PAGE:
There is much warring among Christians today over any number of social issues. I’ve seen it up close and personal, and have been involved, and at times sadly, been the cause of some of these wars. I am weary from them. Do not get me wrong, I clearly recall Paul’s admonition to the Galatian church:
“And let us not grow weary while doing good, for in due season we shall reap if we do not lose heart.” (Galatians 6:9)
My great challenge is in determining what constitutes “doing good.” When I find myself in such a place, I always return to Jesus.
“Now behold, one came and said to Him, ‘Good Teacher, what good thing shall I do that I may have eternal life?’ So He said to him, ‘Why do you call Me good? No one is good but One, that is, God. But if you want to enter into life, keep the commandments.’ He said to Him, ‘Which ones?’ Jesus said, ‘“You shall not murder,” “You shall not commit adultery,” “You shall not steal,” “You shall not bear false witness,” “Honor your father and your mother,” and, “You shall love your neighbor as yourself.”’ The young man said to Him, ‘All these things I have kept from my youth.[j] What do I still lack?’ Jesus said to him, ‘If you want to be perfect, go, sell what you have and give to the poor, and you will have treasure in heaven; and come, follow Me.’ But when the young man heard that saying, he went away sorrowful, for he had great possessions.” (Matthew 19:16-22)
Look at the second question the rich, young ruler asks: “Which ones?” That is both a ridiculous and revealing question. It is ridiculous because either the young man did not know all the commandments, which I seriously doubt, or he already had his personal holiness checklist. It is revealing in that he represents our desire to negotiate holiness with a Holy God.
Did you notice how Jesus left off the tenth commandment against covetousness? That’s because our Lord knows our wicked hearts and He clearly knew the rich young ruler’s. This young man was a covetous materialist, much like 99% of today’s church. I’m as guilty as the next. Dang I love my stuff! But my beloved readers we must come to the point that we understand that covetousness prevents holiness, and it also causes all types of contentions.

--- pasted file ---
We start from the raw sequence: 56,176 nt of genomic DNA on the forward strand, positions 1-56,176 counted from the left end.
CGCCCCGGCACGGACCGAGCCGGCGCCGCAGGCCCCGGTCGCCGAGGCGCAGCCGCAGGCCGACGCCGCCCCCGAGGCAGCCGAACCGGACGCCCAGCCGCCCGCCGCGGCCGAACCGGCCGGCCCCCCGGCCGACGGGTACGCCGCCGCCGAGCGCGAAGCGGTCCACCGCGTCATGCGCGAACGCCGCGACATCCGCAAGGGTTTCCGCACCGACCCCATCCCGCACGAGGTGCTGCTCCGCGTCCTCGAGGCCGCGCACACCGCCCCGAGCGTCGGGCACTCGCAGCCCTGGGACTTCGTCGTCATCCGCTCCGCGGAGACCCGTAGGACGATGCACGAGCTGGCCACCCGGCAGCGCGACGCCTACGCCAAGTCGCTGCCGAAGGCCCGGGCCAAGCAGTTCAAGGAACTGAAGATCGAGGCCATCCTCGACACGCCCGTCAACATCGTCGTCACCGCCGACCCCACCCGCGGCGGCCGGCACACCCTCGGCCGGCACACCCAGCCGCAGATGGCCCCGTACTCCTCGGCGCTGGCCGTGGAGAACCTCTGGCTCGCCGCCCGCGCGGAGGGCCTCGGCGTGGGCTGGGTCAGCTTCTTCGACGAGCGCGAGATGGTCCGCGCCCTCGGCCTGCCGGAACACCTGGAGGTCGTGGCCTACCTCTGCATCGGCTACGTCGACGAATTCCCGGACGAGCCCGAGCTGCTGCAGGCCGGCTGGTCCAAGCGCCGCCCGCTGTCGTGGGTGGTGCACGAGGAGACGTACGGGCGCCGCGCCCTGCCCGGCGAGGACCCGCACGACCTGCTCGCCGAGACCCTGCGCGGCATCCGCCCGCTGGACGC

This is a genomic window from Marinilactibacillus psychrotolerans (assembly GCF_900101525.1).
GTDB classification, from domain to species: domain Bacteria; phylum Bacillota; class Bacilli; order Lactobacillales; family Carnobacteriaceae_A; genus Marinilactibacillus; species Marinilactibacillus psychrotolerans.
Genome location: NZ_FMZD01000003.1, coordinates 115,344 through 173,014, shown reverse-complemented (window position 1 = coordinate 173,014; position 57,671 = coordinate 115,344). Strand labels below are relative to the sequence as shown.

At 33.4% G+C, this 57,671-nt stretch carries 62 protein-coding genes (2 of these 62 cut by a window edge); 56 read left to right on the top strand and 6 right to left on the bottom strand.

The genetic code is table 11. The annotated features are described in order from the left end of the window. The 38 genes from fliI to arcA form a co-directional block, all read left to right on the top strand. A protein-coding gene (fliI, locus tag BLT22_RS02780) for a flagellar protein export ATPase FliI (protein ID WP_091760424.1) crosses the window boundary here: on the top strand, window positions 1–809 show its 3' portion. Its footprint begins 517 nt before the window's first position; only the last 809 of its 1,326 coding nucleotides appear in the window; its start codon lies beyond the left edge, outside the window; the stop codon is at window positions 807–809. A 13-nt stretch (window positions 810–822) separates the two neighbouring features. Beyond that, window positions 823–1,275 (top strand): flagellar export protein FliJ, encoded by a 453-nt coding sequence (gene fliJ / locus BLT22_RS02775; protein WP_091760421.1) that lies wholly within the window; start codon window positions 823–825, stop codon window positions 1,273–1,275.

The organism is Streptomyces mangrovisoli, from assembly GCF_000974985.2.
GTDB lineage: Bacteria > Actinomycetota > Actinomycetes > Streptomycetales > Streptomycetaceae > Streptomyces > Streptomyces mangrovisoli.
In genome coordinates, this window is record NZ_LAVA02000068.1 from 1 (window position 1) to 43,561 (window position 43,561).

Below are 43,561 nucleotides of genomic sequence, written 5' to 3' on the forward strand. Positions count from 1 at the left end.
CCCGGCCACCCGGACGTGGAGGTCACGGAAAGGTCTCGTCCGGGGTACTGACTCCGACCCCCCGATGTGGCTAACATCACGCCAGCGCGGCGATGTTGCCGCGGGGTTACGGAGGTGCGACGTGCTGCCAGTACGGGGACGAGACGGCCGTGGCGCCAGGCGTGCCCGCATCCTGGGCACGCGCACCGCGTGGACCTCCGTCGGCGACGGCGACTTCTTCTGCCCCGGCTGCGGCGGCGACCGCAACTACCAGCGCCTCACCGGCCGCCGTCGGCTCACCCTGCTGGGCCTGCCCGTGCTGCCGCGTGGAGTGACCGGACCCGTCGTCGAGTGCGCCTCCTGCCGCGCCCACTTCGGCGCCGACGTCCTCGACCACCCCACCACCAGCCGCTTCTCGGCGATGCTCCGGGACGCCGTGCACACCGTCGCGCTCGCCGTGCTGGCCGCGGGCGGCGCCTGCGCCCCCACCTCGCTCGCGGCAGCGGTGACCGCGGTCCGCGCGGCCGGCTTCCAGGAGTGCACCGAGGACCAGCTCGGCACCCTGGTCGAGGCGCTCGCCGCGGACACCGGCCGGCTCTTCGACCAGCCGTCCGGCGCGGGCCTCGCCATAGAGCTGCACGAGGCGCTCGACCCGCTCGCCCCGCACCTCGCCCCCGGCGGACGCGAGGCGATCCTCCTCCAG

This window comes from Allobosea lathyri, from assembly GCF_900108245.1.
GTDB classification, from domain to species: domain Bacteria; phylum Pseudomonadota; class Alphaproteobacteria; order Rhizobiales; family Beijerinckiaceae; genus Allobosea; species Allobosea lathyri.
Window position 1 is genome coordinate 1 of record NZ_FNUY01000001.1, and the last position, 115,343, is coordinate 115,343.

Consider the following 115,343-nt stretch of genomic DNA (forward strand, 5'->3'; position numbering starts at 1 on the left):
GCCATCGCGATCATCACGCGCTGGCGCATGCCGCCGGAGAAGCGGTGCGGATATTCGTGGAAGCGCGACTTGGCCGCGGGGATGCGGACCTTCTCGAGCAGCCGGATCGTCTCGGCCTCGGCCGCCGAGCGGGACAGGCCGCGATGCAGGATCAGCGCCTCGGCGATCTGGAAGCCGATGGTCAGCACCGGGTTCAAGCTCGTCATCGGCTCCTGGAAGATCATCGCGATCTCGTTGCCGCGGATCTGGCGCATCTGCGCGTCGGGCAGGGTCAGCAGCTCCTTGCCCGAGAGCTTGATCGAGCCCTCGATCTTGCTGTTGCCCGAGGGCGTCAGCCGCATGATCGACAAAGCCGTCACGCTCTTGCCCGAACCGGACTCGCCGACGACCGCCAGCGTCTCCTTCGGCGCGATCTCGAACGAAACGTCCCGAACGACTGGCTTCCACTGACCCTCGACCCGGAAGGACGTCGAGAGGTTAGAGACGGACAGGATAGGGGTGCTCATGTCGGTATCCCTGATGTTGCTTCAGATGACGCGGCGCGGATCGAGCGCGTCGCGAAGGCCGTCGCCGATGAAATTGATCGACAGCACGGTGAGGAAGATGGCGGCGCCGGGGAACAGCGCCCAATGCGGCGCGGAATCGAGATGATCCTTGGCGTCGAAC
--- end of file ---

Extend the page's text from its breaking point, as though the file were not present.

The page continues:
We are chasing after the American Dream all the while forsaking heavenly devotion. Anything that gets in the way of our worship to God is an idol. And when we take our eyes off of God and focus on us, that is from where much of the warring comes. I asked you to read Hebrews 12 with a focus on verses 12-17:
“Therefore strengthen the hands which hang down, and the feeble knees, and make straight paths for your feet, so that what is lame may not be dislocated, but rather be healed. Pursue peace with all people, and holiness, without which no one will see the Lord: looking carefully lest anyone fall short of the grace of God; lest any root of bitterness springing up cause trouble, and by this many become defiled; lest there be any fornicator or profane person like Esau, who for one morsel of food sold his birthright. For you know that afterward, when he wanted to inherit the blessing, he was rejected, for he found no place for repentance, though he sought it diligently with tears.” (Hebrews 12:12:17)
How long has it been since you were in the presence of God? It says in verse 14 that without holiness “no one will see the Lord.” Holiness at times seems so unattainable and at times one may wonder why such an emphasis is placed on holiness. Let me address the latter first. Holiness is important because the Bible says so:
“Therefore gird up the loins of your mind, be sober, and rest your hope fully upon the grace that is to be brought to you at the revelation of Jesus Christ; as obedient children, not conforming yourselves to the former lusts, as in your ignorance; but as He who called you is holy, you also be holy in all your conduct, because it is written, ‘Be holy, for I am holy.’” (1 Peter 1:13-16)
There are some wonderful teachings in that passage. I would like to take a closer look at these in the near future because I think they will be beneficial to our lives in a practical way and also help prevent much of the warring going on within the Body of Christ.
For now I want to end with a quote by Oswald Chambers that I think will help set the tone for our study on holiness and sanctification:
By sanctification the Son of God is formed in me, then I have to transform my natural life into a spiritual life by obedience to Him. God educates us down to the scruple. When He begins to check, do not confer with flesh and blood, cleanse yourself at once. Keep yourself cleansed in your daily walk… Am I perfecting this type of holiness in the fear of God? Is God getting His way with me, and are other people beginning to see God in my life more and more?
What say you dear Christian? The way we answer those last two questions will reveal much about our hearts.
What do you see?
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Copyright © 2011 David Jeffers